Everyone else’s year may start in January and end in December, but mine begins in September and ends in August. I still run on the school calendar, which is why I am now reflecting on the past year and planning for the next one instead of waiting for New Year’s Day. Public schools will open in just over a week.
Retirement has its own routines, just like working does. It’s easy to look back and say to yourself, Another year just like the previous one has passed. And in some ways that’s true. Still, I can point to a few differences between last year and the previous ones, differences that matter to me.
I walked more. One month I charted eighty miles. I’ve cut back since, but exercise still ranks high as a priority. My husband and I have gone hiking this summer for the first time in many years. I had forgotten how nourishing it was to get out into the woods, inhale the scents of cedars, firs, cottonwoods, and maples (not that I can distinguish among them by odor, only that collectively they prompt deep breathing and reinforce my idea of smell as the defining characteristic of a forest); step over fallen logs, rivulets and decaying plants; and climb until my heart beats so hard I think it will erupt from my chest.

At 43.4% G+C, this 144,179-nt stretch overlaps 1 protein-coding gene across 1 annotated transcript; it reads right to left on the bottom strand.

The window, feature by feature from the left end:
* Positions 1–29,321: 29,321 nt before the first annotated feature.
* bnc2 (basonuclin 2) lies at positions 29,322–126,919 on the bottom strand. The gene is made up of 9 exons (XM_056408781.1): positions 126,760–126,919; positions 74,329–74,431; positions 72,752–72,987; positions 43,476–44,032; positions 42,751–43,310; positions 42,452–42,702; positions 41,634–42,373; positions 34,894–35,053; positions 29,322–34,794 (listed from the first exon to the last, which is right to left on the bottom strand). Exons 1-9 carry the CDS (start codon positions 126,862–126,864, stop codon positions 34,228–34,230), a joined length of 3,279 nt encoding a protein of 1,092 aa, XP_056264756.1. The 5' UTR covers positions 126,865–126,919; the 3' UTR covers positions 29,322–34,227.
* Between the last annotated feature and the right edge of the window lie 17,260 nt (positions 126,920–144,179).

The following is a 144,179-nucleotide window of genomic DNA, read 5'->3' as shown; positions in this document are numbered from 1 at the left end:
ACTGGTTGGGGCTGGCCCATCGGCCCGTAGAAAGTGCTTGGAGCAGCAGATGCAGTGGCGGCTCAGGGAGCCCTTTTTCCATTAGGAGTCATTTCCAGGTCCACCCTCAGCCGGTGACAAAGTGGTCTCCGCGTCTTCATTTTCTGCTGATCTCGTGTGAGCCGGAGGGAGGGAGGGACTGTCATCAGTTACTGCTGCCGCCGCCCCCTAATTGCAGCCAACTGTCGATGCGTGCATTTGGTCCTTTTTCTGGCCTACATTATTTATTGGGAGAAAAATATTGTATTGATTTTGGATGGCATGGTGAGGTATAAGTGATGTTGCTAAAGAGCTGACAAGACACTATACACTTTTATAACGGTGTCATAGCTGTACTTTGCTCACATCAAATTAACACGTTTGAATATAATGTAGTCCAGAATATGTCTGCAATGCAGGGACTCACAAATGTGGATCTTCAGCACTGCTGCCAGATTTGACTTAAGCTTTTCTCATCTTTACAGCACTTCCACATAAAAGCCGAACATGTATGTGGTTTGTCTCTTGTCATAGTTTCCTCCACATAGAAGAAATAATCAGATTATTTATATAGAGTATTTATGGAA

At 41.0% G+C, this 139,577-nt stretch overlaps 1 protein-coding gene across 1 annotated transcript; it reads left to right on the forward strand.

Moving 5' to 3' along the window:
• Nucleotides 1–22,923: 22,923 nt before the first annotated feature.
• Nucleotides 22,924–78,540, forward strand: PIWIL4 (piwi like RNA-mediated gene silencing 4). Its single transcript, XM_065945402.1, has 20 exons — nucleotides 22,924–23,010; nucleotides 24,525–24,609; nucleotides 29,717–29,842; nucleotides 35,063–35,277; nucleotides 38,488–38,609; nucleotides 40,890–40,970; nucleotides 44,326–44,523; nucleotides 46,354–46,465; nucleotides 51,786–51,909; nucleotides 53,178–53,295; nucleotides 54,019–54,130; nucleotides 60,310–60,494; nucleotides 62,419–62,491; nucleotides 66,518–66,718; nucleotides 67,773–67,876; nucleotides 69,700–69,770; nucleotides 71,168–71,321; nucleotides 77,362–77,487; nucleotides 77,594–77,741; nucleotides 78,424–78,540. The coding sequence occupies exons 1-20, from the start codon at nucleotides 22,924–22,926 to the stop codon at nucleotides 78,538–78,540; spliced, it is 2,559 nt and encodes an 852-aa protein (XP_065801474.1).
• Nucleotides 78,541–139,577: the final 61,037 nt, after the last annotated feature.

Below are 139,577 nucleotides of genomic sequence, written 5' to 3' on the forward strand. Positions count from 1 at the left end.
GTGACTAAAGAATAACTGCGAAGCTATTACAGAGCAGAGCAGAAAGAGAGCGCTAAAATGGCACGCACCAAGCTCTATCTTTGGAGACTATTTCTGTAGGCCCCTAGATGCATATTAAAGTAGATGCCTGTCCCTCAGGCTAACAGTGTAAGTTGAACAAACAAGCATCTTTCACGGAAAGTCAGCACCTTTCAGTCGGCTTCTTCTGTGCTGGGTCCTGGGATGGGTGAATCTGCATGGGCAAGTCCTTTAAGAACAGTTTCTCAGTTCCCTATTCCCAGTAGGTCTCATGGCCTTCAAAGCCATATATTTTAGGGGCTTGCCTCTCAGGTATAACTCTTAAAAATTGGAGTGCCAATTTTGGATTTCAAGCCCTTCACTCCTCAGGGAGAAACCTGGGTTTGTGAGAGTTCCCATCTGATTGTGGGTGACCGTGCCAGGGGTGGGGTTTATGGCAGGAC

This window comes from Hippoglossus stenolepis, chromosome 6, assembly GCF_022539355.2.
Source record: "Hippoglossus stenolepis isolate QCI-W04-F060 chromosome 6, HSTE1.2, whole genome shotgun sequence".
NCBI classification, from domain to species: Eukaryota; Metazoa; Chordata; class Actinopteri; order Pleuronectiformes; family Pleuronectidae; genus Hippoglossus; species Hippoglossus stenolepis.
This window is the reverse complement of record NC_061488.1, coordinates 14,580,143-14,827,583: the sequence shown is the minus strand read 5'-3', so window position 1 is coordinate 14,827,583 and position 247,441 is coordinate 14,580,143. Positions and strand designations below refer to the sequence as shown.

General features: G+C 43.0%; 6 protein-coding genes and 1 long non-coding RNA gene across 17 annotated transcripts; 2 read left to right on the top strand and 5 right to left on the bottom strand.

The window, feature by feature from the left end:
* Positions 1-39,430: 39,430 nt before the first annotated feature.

Also this year, I’ve had to pump out a column twice a month for the local paper. Having deadlines should feel like I’m back on the job, but it doesn’t. My biggest challenge and personal victory has come from going to school to learn how to write a novel. I’ve completed the third draft of seventy-plus pages, which I’m calling Act I. It’s true that an editor is likely to tell me to shift the main action of the story closer to the beginning, cut this and change that, but it doesn’t alter the fact that what I’ve written is more accomplished than any fiction writing I’ve ever done before. A year after an agent asked me, “Why would anyone in Ohio care?” about the idea I pitched, I can answer the question. Not only that, I can write dialogue, describe a setting, build tension into every scene — while still making readers laugh — and create believable and quirky characters. It’s been a long time since I’ve learned so much in such a short time. It’s rewarding to know that learning doesn’t have to stop as I age and that I can master new skills. I won’t have to reach far for the coming school year’s goals: just apply the same learning to writing the next two hundred thirty pages.